If your soil’s pH is under 6.0, it is too acidic, meaning it needs nutrients such as nitrogen, phosphorus, potassium, and calcium. Lime (aka limestone) can be applied to the soil to help increase the soil pH and make those nutrients more available.
If your soil’s pH is above a 7, add compost, peat, sulfur, or fertilizer to lower the pH.
Step 3: Lay and feed the grass seed
When laying down seeds, you must do a pretty heavy application for a brand new lawn. Try to maintain an even application over the entire area so that everything gets covered.
Alternatively, you need lighter coverage when overseeding an existing lawn. Put more grass seed in sparse areas to promote growth.
To lay the seed, you can just use your bare hands or a spreader for larger areas.
Cover up the seeds or work the seeds into the soil
When seed is only applied to the surface level of the ground, it will dry out quickly and will not germinate. It might also get washed away by water or wind.
Add another thin layer of the soil that you purchased onto your lawn to bury the seeds.
If you do not have soil to put on top of the seeds, the seed must be worked into the soil; about ⅓ to ½ inch deep. After sowing the seed, use a rake to work the seed into the soil and smooth the surface.
This will keep the water from evaporating immediately, thus keeping the ground moist. It also protects the seeds from wildlife.
Add your feeder
Once the seed is applied to the soil, treat the yard with fertilizer to accelerate growth.
Maintaining your lawn after seeding
Water every single day
The final step in successfully planting grass seed is to keep the lawn adequately moisturized all the time. This is very crucial in the process.
If the seed dries out, it will die. After sowing grass seed, they will need constant and frequent watering unlike the “water deeply and less frequently” watering for mature grass. This is to help the seed germinate and develop its root system for a healthy lawn.
On the other hand, overwatering will hinder the germination process as well, so you need to use just enough water to keep the soil moist at seed depth. It should be moist, never soggy.
You must commit to water the new or overseeded lawn at least two to three times every single day to keep the top inch of the soil moist at all times. The germination time for grass seed ranges from 5 to 30 days depending on the variety or longer in cooler temperatures.
Check moisture levels
Once the seedbed has started to establish itself and sprouts have begun to pop out, continue to check the ground’s moisture regularly. If you notice it getting dry, add some water.
Remember, these new grass seedlings have very short roots and they will still require very frequent watering so the roots can spread out. Steps one and two will just go to waste if the watering part will not be done appropriately, so your commitment is a must!
For after-care, whether you have seeded a new lawn or just filled in a bare spot, start mowing your grass after 8 weeks or until the grass has reached a mowing height. Do not cut it too short and do not cut more than one-third of its height as it will stress out the grass.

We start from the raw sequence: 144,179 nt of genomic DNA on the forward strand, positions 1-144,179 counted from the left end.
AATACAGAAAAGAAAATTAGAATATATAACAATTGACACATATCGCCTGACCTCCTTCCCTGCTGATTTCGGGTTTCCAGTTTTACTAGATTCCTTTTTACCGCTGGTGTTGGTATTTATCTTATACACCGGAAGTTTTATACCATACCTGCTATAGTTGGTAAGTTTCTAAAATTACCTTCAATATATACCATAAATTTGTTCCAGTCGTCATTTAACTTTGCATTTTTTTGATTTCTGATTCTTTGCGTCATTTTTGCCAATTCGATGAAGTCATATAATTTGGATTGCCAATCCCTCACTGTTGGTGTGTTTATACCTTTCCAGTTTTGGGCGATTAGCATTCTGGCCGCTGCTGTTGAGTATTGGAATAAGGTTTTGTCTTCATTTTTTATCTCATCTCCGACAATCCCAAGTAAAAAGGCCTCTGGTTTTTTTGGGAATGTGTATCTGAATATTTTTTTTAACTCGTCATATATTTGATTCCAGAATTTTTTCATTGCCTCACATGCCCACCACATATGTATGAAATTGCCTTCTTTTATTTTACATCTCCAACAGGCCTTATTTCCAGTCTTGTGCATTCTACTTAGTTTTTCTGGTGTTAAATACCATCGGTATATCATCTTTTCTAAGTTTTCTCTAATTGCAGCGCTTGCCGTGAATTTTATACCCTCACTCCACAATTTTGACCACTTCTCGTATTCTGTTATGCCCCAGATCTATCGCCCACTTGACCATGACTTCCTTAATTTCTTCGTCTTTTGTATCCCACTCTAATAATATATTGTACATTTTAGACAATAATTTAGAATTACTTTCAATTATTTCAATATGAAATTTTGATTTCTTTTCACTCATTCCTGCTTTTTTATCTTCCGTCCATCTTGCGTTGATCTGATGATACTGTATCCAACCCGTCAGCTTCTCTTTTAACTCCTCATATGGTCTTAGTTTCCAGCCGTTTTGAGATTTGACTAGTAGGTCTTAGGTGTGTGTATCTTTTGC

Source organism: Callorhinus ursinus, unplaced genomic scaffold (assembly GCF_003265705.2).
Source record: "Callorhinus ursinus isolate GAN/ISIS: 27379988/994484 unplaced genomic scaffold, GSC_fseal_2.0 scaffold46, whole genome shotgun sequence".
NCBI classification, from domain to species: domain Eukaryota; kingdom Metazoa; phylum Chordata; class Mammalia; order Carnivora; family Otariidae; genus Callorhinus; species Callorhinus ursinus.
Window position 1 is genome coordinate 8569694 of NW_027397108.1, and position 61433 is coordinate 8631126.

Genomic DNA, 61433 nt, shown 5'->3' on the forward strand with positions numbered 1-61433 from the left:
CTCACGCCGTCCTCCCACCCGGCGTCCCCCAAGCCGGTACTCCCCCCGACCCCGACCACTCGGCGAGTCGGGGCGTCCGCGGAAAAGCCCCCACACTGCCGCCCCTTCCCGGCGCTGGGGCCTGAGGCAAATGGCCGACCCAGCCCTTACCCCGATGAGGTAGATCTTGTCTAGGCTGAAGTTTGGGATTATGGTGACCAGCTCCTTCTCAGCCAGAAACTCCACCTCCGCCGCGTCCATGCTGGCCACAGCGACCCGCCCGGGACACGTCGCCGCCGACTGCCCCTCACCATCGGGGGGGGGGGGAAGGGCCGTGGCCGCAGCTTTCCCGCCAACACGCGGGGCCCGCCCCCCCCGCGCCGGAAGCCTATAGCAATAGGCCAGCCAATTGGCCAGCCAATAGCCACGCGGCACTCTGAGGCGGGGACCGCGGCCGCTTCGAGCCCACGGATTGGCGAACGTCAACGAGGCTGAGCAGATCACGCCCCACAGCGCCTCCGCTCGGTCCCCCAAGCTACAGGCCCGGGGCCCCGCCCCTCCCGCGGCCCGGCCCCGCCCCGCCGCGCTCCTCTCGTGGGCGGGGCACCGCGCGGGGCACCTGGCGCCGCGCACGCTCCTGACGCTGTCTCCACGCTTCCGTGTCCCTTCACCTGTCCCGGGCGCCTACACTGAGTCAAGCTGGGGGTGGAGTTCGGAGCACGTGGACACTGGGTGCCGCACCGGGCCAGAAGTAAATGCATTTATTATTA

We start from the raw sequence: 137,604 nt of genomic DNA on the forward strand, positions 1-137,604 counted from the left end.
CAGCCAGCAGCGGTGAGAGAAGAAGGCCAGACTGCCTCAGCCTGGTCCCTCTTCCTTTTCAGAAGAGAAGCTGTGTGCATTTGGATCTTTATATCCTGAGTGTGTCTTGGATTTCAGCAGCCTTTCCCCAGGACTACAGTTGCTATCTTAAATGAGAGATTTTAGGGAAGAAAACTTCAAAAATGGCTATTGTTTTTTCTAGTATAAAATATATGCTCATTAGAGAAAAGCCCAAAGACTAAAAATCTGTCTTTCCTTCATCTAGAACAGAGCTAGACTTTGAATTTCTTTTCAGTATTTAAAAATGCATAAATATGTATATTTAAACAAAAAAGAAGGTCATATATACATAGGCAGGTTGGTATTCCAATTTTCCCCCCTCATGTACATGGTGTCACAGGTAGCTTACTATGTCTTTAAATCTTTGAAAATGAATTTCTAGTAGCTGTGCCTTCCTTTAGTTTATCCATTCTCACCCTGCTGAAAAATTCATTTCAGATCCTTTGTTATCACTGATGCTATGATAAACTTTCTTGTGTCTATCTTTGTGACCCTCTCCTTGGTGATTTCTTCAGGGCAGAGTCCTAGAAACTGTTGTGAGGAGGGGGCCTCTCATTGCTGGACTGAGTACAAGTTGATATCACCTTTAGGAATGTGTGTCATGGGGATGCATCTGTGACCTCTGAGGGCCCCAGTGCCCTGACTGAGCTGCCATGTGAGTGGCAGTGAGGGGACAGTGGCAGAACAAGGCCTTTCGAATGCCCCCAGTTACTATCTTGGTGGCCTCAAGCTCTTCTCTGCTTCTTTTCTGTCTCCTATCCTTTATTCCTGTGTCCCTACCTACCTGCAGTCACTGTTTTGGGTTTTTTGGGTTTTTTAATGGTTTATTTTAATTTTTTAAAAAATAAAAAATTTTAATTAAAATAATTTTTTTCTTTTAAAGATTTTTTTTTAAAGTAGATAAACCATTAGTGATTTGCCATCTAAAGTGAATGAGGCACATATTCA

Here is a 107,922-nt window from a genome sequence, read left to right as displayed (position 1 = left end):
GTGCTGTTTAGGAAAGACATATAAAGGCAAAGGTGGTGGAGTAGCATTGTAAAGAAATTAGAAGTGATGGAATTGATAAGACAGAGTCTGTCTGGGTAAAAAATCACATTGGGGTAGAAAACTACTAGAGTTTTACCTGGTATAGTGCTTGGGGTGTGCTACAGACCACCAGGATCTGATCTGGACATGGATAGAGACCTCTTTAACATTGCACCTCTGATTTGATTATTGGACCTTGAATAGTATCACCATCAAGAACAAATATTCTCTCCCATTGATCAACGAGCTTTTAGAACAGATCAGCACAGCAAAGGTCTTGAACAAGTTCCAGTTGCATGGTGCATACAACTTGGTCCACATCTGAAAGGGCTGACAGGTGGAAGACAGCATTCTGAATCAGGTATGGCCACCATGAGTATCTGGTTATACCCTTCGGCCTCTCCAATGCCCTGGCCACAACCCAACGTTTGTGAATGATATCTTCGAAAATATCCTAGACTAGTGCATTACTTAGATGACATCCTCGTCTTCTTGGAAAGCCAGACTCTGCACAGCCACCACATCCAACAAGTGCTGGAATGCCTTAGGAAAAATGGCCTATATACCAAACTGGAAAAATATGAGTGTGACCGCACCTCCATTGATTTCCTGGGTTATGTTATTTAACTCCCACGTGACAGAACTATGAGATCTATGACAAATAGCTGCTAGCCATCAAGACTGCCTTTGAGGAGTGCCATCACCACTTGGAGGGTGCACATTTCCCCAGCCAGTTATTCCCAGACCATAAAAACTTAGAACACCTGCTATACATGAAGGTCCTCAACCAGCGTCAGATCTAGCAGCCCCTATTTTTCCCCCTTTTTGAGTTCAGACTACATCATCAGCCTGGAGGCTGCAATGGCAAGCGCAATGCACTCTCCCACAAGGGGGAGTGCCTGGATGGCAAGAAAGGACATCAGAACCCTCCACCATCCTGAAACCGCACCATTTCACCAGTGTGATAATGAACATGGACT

How long does new grass seed take to grow?
Generally speaking, it takes between 7 and 30 days for grass seed germination to begin.
Can you just sprinkle grass seed on top of your existing lawn?
While it’s possible to simply sow the new grass seed over your existing lawn, taking the time to prepare your lawn beforehand will increase the likelihood of seed germination and improve your end result.
Will grass seed grow if I just throw it down?
Probably not. Some seeds on the soil’s surface will sprout, but the germination rate will diminish, and you will not be left with ideal results.
Will grass seed germinate on top of soil?
It depends how loose your soil is. Grass seeds are not strong enough to grow through soil. They’re meant to be placed on top of loose, prepared soil. Germination can quickly suffer from too much soil on top of them.
Scotts grass seeds from Home Depot?? #428890
I am confused as to what type of grass seeds to use. I purchased Scots sun /shade and deep shade type of seed from Home Depot, I seeded it just few days ago, then I read on the Internet, that the best grass for Portland in fall should be perennial rye grass?? Is this true?
If so where can I buy then such type of grass here?
Area I am talking about is my backyard on the north side of the house.
Multnomah County Oregon
The grass you planted should be fine. 100% Perennial ryegrass is not a good choice for a shady site which I assume you have since you bought both a sun and shade mix and a dense shade mix.
Also, your sun and shade mix has about 20% perennial ryegrass along with the fine fescue (20%) and Kentucky bluegrass (10%) and the coating (50%) in it and the dense shade mix is probably almost all fine fescue.
Lastly, the grasses we plant in Oregon do not persist very long before getting taken over by other grasses in the soil seed bank including annual bluegrass, bentgrass, velvet grass, and rough bluegrass.
In spite of this fact, you can still have a nice lawn if you mow it regularly, fertilize it 1 – 4 times per year depending on the site, grass type, and expectations, and irrigate it enough in the summer to maintain the stand. Note, the lawn doesn’t need to be lush green but even watering it every few weeks deeply will keep it alive (even if it’s brown) which will prevent weed encroachment.